Mr. Nicholas Winterton (Macclesfield): I have already raised this case with the Secretary of State for Trade and Industry on behalf of my constituency company, County Labels Ltd. of Adelphi Mill, Bollington, just north of Macclesfield. I have to tell the UnderSecretary that she really needs to come down to earth and get in touch with the reality of competition from Europe and elsewhere. In Europe, the backing paper on labels is not classed as packaging owing to its functionality and the fact that it forms an integral part of the manufacturing processarticle 21, section 8 can be quoted in aid of my argument. Will the hon. Lady ensure that the backing paper on labels is not the subject of an additional onerous burden on our manufacturing industry?
Miss Johnson: I am impressed by the hon. Gentleman's grasp of detailI congratulate him. We continue to work closely with representatives of UK paper and printing-related industries to resolve outstanding issues, but the fact is that the interpretation placed on the directive by the Environment Agency has been guided by a High Court decision and the agency is duty bound to give UK companies the best possible guidance in the light of legal decisions. May I also point out that the directive was agreed in 1994 by the then Conservative Government?
The Minister for Employment and the Regions (Alan Johnson): The United Kingdom steel industry has experienced difficult trading conditions in recent years and many jobs have been lost as a result of restructuring and cost cutting. However, the industry has an excellent productivity record, a wide range of high-quality products and a well trained work force. All of that will help its competitive position.
Helen Jackson: I thank the Minister for his answer, but does he accept that there is widespread concern in the steel industry in my constituency and in south Yorkshire that very high energy prices and uncertainty about the euro are making the industry less than competitive in Europe? Is he surprised by the fact that, according to his written answer to me on 9 July, his Department does not even know or collect region by region import and export figures for steel and related industries? Will he ask the Department to sharpen up its act on behalf of the steel industry so that, as Members of Parliament, we can track properly exactly what is happening region by region with exchange rates, imports and exports in our core manufacturing industry?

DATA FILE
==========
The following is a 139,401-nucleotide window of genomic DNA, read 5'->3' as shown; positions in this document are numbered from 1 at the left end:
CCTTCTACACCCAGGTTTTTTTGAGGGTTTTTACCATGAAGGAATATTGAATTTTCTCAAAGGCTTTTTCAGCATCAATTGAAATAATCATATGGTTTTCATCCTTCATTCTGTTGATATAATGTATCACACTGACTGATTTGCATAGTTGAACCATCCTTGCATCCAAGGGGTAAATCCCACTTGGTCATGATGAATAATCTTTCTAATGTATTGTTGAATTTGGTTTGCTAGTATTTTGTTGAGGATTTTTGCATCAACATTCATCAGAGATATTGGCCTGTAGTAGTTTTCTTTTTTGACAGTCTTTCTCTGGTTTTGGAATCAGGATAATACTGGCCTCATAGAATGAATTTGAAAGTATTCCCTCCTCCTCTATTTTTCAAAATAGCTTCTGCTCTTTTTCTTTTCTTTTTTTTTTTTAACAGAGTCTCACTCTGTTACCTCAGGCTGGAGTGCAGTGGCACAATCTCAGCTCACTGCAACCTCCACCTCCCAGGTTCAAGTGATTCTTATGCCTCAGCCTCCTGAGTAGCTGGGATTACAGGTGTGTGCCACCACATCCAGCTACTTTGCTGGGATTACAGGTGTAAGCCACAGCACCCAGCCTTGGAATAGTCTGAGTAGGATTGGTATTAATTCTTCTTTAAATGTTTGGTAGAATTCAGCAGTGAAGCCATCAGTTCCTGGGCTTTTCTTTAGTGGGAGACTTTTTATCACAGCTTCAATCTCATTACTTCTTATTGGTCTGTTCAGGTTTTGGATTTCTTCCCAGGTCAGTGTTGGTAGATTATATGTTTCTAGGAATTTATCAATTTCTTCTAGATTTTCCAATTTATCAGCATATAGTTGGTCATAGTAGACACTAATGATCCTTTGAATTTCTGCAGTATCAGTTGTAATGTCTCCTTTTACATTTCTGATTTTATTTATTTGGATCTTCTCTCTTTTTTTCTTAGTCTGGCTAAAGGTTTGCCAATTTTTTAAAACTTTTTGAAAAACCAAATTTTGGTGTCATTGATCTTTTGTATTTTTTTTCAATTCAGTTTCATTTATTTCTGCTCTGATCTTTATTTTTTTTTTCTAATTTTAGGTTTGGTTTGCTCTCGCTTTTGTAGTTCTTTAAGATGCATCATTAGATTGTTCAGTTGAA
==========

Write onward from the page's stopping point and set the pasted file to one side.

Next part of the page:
On my hon. Friend's specific point, I fully expect not to get the award for best written answer this year. I will look at the matter again, although I have made inquiries of the United Kingdom Steel Association, and it told me that it does not keep figures other than for Customs and Excise. So, it is a mystery why its report to my hon. Friend differs from the information that it is feeding to us. We should be able to ensure that we have better figures that are based on regions, especially since, through regional development agencies and the thrust of our regional approach, we shall need them in future.
Mr. Graham Brady (Altrincham and Sale, West): With UK energy prices already higher than those of many of our European Union competitors, is it not insane to pile the climate change levy on the UK steel industry while it is struggling to compete?
Alan Johnson: We have already had a canter round the course on the climate change levy. Corusand the UK steel industry in generalwas very clear that the climate change levy did not lead to its recent difficulties. Indeed, we have negotiated an exemption for dual-use fuels. That is subject to a challenge because there was a complaint by a UK secondary steel manufacturer, but it was widely welcomed by the steel industry. We have struck the proper balance between pursuing environmental targets, on which hon. Members on both sides of the House agree, and ensuring that we have a competitive steel industry in this country.
Mr. Win Griffiths (Bridgend): Has my hon. Friend had any recent discussions with management and unions on the situation in south Wales, where we were particularly severely hit at Newport during the most recent reorganisation of British steel, in order to find out whether the Government can do anything further with Corus management and unions to promote the industry and ensure that there are no further job reductions in south Wales and in Port Talbot especially, which has a lot of good things going for it?
Alan Johnson: We announced a package of measures on 3 May to help steel communities throughout the country, but particularly in Wales. On my hon. Friend's specific point, I will of course be willing to talk to the Iron and Steel Trades Confederation and other unions, all of which have an excellent track record of taking a constructive approach to such problems. I would be delighted to talk to them to see whether we can assist further in the area that he has mentioned.